Like Amanda’s, my skin health journey has been anything but linear. Unlike Amanda, I didn’t go to my first dermatologist appointment until I was in my twenties, which feels crazy to admit. But I think it’s also what enabled me to appreciate a more integrative approach to skin health, which is an important foundational element for us at Pore House. Looking back on my journey up to this point, there are some really important things I learned.
The first step to healthy skin is to protect it
My background is evenly split into four quarters. On my mom’s side, my grandmother was from England, and my grandfather was from Ukraine. On my dad’s side, my grandmother was from Ireland, and my grandfather was from Italy. In the winter, I am as pale as a ghost, with a lovely pink flush adored by mom and loathed by me. But when the summer sun comes out, so does my Italian side, and I tan in a flash.
In the summer, I often neglected SPF and in the winter, I frequently went indoor tanning frequently. I also had severe sun poisoning when I was younger because of my refusal to reapply my sunscreen during long beach days. This resulted in extensive sun damage including freckles and premature wrinkles by my late twenties, and an ever-present paranoia that I am one skin cancer screening away from a very scary diagnosis.
Looking back, I wish someone had told me – either a parent or doctor – to always wear at least SPF 30, continuously reapply, and avoid indoor tanning at all costs. Nowadays, I almost never go out without some level of sun protection, even when it’s cloudy and cold, and I am a big fan of hats.
The second step is to visit your dermatologist annually
Although there is no history of skin cancer in my family, most likely because no one has ever been to a dermatologist. Unfortunately, it resulted in my sharing the sentiment that dermatologists were superfluous. It sounds unbelievable, but it is 100% true. Primary care and dentists were the priorities in my family.
My first visit to the dermatologist was right after college. I was lucky – it was a really positive experience (I spent a lot of time researching online). My doctor thoughtfully explained to me the dangers of skin cancer and the effectiveness of screenings in detecting and preventing it from occurring.
Nowadays, an annual checkup with my dermatologist is something I would never skip, especially with my sun damaged skin.
Sleep, snacks, and stress play an important role in keeping skin conditions at bay (or exacerbating them) – my most important lesson ever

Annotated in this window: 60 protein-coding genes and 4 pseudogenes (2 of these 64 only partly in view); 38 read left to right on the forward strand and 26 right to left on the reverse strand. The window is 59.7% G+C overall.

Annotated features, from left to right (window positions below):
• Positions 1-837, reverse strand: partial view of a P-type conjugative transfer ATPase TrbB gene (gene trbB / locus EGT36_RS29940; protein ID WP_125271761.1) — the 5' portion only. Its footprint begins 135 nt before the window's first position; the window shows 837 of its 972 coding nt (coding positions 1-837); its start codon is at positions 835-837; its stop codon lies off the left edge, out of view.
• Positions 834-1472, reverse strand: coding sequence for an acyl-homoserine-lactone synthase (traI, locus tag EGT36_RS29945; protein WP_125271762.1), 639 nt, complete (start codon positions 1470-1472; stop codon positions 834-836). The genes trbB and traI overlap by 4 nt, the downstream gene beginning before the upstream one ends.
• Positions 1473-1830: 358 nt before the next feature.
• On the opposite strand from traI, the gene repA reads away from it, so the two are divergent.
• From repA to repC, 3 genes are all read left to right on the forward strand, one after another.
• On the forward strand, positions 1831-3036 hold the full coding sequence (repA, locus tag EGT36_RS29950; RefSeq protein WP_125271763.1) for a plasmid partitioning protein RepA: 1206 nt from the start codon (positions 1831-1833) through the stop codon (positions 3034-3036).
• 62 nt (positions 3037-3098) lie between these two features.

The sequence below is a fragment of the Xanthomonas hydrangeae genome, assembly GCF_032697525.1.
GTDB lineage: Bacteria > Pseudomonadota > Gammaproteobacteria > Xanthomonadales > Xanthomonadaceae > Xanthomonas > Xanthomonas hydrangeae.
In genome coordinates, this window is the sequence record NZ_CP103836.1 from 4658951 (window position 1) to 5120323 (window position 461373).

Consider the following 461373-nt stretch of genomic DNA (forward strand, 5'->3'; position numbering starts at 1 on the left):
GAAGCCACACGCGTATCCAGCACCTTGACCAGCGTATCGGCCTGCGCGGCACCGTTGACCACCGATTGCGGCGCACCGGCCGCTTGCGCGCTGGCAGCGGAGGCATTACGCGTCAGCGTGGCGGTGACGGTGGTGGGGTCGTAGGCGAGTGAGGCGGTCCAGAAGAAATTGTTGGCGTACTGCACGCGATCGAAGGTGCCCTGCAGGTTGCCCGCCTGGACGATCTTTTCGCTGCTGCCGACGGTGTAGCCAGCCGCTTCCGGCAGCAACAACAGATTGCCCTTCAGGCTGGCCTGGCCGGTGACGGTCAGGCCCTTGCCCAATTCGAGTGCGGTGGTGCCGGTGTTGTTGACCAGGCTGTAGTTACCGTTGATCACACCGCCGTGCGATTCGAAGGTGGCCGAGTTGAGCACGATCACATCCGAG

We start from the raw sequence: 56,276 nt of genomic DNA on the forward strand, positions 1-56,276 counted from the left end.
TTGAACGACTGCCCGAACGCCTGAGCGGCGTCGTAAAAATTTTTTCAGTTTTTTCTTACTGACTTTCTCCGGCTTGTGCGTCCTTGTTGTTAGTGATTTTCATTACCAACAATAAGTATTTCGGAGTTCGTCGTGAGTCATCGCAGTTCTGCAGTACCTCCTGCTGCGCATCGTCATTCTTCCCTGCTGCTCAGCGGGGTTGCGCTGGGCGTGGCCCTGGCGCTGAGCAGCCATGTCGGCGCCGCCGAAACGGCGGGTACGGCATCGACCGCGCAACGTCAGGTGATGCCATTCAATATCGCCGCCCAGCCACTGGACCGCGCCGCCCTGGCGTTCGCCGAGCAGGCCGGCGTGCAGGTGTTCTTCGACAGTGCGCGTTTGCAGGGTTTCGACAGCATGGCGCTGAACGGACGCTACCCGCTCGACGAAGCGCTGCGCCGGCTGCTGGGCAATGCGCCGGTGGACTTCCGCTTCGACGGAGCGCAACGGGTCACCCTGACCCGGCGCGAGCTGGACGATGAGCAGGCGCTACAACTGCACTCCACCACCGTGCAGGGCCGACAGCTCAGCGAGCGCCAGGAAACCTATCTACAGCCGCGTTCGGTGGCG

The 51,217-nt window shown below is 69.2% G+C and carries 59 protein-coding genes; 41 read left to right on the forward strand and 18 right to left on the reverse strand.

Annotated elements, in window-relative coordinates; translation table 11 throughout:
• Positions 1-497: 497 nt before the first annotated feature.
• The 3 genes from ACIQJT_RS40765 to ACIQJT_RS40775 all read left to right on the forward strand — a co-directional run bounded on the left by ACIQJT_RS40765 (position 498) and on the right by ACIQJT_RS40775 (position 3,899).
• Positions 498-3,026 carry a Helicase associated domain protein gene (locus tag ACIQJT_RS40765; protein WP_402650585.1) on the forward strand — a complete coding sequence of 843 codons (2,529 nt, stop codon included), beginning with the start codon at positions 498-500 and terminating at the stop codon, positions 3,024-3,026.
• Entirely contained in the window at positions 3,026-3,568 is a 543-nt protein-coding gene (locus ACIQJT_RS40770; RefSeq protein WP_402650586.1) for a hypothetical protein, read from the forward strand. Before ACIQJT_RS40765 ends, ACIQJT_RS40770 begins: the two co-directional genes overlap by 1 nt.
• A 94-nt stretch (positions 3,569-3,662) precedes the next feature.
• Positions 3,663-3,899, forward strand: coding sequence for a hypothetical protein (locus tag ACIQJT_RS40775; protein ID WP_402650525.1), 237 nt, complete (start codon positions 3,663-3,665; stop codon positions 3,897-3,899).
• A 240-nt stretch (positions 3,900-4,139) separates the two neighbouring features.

One thing my parents did do at an early age was allude to the relationship between skin, food, sleep and stress. Their advice is what laid the groundwork for my appreciation for functional dermatology.
I learned about the connection between sleep in skin after my dad would say he could tell when I didn’t go to bed on time because I had bags under my eyes. Today, I recognize the importance of getting my 8 hours for the health of my skin. I’m a night owl, so it’s a real struggle for me to follow my body’s natural circadian rhythm and go to selep on the early side, but it really does work wonders for my skin.
When I was young and complained about a blemish, my mom would say things like, “don’t eat so much chocolate” – without knowing it, she taught me that skin and diet were related. I took a real interest in this later in life. I believe moderation is key, and avoid having too much of certain foods (yes, chocolate is still one of them, and I also rarely consume dairy). I also stick to a plant based diet most of the time, and find leafy greens work wonders as does anything rich in beta carotene.
When I was in college, I struggled to manage my overcrowded schedule and social commitments. I was also more stressed than ever. The first thing I noticed this have an impact on was my hair. It began thinning at a rapid rate. It was at this point that I realized the role stress on my skin. Nothing else had changed – not the products I was using or the regimen. I started seeing a therapist, integrated more regular exercise into my routine to solve for the stress and mental health challenges I was experiencing. I felt better. I also started taking a supplement, and it was at that point I really noticed a difference. Since then, I’ve been a firm believer in using supplements to support my skin, hair and nail goals. I continue to take biotin and I recently started taking Nutrafol, a brand that comes highly recommended by our Pore House providers.
As life changes, your skin health journey evolves – and it helps to have someone you trust to support you along the way
When I moved to Boston after five years in New York, I wasn’t fully prepared for the impact this major life change would have on my skin. It was a mess – the result of a new city, a new apartment, a new job and all without a support network I had come to rely on. When I met Amanda (also a Boston transplant), it turned out we both had very similar experiences. It took us both a long time to adjust, along with a lot of trial and error. For me, it was about finding the right therapist, managing my stress, and adopting a new inside-out regimen combining topicals and ingestibles. Our journeys were so different, but the ways we felt were the same.
The skin health journey is one that continues for our entire lives. Our skin changes with time, with the weather, with whatever is happening in our lives, and so there will always be a need for trying new strategies. It really helps to have someone there to guide and support you along the way, which is why I’m personally so excited by what we’re building. Pore House is here to be your friend, confidante, cheerleader, and of course, your doctor. Welcome home.